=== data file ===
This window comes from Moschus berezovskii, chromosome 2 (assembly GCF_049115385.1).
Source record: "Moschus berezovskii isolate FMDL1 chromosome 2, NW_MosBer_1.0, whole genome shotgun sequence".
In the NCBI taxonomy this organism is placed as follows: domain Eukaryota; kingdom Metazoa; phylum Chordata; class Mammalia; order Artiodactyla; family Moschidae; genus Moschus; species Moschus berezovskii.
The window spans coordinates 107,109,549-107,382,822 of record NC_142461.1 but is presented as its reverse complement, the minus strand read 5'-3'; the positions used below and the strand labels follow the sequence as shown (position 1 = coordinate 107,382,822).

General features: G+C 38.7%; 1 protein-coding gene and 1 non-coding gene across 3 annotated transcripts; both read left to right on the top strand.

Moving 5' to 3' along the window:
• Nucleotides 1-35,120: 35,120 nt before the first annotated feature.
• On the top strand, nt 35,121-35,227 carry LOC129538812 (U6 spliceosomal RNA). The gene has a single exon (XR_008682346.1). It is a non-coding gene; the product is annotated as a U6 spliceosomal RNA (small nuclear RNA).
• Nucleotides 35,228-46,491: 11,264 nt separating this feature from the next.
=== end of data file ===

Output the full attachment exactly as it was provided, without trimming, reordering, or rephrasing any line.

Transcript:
This window comes from Moschus berezovskii, chromosome 2 (assembly GCF_049115385.1).
Source record: "Moschus berezovskii isolate FMDL1 chromosome 2, NW_MosBer_1.0, whole genome shotgun sequence".
In the NCBI taxonomy this organism is placed as follows: domain Eukaryota; kingdom Metazoa; phylum Chordata; class Mammalia; order Artiodactyla; family Moschidae; genus Moschus; species Moschus berezovskii.
The window spans coordinates 107,109,549-107,382,822 of record NC_142461.1 but is presented as its reverse complement, the minus strand read 5'-3'; the positions used below and the strand labels follow the sequence as shown (position 1 = coordinate 107,382,822).

General features: G+C 38.7%; 1 protein-coding gene and 1 non-coding gene across 3 annotated transcripts; both read left to right on the top strand.

Moving 5' to 3' along the window:
• Nucleotides 1-35,120: 35,120 nt before the first annotated feature.
• On the top strand, nt 35,121-35,227 carry LOC129538812 (U6 spliceosomal RNA). The gene has a single exon (XR_008682346.1). It is a non-coding gene; the product is annotated as a U6 spliceosomal RNA (small nuclear RNA).
• Nucleotides 35,228-46,491: 11,264 nt separating this feature from the next.